Chesterton Police Chief Dave Cincoski is putting scofflaws and reckless
drivers on notice: the CPD is looking for you, will stop you, will cite you.
At the Town Council’s meeting Monday night, Cincoski took note of an
emerging problem brought to his attention by Duneland school bus drivers:
the number of motorists who are refusing to stop when a school bus comes to
a halt and lowers its stop-arm. “You’re supposed to stop,” he said. “All
motorists in all directions are supposed to stop.”
And if a police officer happens to see you when you don’t stop, “it’s
a misdemeanor offense,” Cincoski warned.
If, instead, a bus driver reports your failure to stop—and bus drivers
do—and an officer stops you later for it, “it’s a citation.”
Either way, scofflawing will ruin your whole day.
Meanwhile, Cincoski noted that—at the prompting of Member Jim Ton,
R-1st—officers will be increasing enforcement in the South Calumet District,
where Ton has recently observed a whole lot of bad driving: passing school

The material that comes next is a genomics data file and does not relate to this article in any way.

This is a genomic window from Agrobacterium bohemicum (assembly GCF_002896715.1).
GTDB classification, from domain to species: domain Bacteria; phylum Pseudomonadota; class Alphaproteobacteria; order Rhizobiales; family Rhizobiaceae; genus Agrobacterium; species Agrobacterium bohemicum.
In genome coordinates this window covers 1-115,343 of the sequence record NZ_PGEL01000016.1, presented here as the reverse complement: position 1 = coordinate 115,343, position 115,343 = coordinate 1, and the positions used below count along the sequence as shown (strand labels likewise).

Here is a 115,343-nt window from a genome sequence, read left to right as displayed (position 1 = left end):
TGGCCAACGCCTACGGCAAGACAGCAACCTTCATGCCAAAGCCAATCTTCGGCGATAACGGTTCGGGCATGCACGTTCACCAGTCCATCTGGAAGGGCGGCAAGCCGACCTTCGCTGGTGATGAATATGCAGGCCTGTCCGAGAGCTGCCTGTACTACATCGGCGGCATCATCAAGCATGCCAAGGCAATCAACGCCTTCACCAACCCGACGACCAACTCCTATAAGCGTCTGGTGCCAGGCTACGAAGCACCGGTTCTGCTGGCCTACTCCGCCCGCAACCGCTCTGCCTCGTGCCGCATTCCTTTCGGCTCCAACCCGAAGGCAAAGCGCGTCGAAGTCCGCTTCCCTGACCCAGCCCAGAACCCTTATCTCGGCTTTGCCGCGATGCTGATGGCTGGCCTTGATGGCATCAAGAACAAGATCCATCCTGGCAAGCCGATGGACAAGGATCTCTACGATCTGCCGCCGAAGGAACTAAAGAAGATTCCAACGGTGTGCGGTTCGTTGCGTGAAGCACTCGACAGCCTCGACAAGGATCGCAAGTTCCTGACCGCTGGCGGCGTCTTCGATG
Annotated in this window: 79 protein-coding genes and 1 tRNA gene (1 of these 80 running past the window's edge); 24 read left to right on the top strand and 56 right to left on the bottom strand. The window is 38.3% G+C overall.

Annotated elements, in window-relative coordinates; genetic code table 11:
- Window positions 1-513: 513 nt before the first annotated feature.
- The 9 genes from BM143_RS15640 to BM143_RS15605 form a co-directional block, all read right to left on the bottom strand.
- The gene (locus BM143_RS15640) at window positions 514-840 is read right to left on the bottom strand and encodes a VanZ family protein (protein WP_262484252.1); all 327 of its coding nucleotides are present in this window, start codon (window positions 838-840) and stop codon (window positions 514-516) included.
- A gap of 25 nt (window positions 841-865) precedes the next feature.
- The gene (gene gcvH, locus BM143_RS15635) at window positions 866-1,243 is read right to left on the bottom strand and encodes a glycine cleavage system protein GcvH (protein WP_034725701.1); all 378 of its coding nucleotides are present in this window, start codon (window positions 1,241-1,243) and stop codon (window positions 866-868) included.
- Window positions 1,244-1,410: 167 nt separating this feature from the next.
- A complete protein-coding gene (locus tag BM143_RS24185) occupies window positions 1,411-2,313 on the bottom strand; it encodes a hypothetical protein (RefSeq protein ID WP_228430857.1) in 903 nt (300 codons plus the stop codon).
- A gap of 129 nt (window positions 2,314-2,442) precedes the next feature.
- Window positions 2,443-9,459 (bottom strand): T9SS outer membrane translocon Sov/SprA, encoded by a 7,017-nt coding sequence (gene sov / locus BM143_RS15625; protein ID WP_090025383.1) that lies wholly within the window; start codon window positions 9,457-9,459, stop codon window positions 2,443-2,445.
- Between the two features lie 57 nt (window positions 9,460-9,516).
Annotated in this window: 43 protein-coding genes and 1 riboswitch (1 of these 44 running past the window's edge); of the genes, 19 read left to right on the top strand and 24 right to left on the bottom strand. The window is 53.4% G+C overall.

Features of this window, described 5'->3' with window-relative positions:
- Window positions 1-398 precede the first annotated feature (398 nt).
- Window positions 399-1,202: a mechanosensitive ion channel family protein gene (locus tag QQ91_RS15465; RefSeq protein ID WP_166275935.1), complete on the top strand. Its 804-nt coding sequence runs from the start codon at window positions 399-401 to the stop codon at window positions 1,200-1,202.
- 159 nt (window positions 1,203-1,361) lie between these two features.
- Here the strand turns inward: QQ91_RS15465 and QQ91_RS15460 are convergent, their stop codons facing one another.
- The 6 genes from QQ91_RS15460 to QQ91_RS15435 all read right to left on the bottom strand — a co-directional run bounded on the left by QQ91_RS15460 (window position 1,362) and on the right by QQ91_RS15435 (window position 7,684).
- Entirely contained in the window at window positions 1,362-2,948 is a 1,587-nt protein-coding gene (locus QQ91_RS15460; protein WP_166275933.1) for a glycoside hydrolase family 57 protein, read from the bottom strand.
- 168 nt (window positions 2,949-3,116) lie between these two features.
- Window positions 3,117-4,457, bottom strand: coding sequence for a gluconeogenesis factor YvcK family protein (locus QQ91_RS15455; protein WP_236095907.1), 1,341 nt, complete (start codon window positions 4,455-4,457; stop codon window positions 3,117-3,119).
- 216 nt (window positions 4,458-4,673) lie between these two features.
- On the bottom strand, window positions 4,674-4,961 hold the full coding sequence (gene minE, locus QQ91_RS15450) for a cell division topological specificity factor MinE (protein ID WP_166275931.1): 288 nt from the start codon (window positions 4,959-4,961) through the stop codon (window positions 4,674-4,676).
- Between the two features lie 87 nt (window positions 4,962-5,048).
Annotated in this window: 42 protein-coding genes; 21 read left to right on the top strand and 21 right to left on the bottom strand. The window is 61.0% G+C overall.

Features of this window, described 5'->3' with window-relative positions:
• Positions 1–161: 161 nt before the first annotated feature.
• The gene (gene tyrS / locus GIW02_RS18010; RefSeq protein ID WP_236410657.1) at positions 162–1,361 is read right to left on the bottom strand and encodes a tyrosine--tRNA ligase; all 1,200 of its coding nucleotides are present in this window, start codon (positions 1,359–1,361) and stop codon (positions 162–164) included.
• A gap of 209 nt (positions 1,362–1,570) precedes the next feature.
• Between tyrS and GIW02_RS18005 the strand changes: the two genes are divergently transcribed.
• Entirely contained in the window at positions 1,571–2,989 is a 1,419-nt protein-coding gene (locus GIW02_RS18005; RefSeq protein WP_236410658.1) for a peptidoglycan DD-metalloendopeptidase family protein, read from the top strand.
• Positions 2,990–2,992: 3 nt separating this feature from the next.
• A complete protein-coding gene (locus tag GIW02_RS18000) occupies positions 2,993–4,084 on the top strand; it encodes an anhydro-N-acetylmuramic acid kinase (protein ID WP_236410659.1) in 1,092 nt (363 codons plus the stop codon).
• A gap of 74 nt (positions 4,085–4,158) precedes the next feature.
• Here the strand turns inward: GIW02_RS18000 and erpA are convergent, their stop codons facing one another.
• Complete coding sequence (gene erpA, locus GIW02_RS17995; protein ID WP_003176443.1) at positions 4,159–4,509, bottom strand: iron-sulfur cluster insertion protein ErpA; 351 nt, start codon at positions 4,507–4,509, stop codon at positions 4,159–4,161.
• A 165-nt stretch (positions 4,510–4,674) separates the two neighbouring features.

buses, speeding, running red lights.
“We are enhancing and increasing patrols in that area,” Cincoski promised.
In other business, members voted 4-0 to authorize Cincoski to purchase two
new squad cars—both Ford Crown Victorias—at Lakeshore Ford’s low total bid
of $50,576. Member Sharon Darnell, D-4th, was not in attendance.
That money, from the Rainy Day Fund, was made available by the council in
the summer, when it became clear that Cumulative Capital Development—with
its dedicated tax rate, the normal fund for squad purchases—had insufficient
The Rainy Day Fund is comprised of CEDIT revenues over and above those
certified by the state.
At Cincoski’s request, members also voted 4-0 to authorize a total
expenditure of just under $9,000 in CEDIT funds:
•Around $7,000 for the purchase of e-ticket hardware and software, which
will enable officers to issue citations electronically. “It will make
clearing the scene of a crash or traffic stop much faster,” Cincoski said.
•And around $2,000 for the installation of a firewall for the in-car
wireless computers used by officers on patrol.
Meanwhile, Cincoski reported that the CPD was successful in its application
for a $4,500 federal grant for the purchase of body armor.
Cincoski also reported that the hiring process is proceeding, with 96
applications being returned of 135 taken.
One patrol officer will be hired, to replace the patrol officer promoted to
corporal and the corporal promoted to sergeant to fill the vacancy in the
roster created earlier this year by the resignation of Sgt. Fred Shivalec.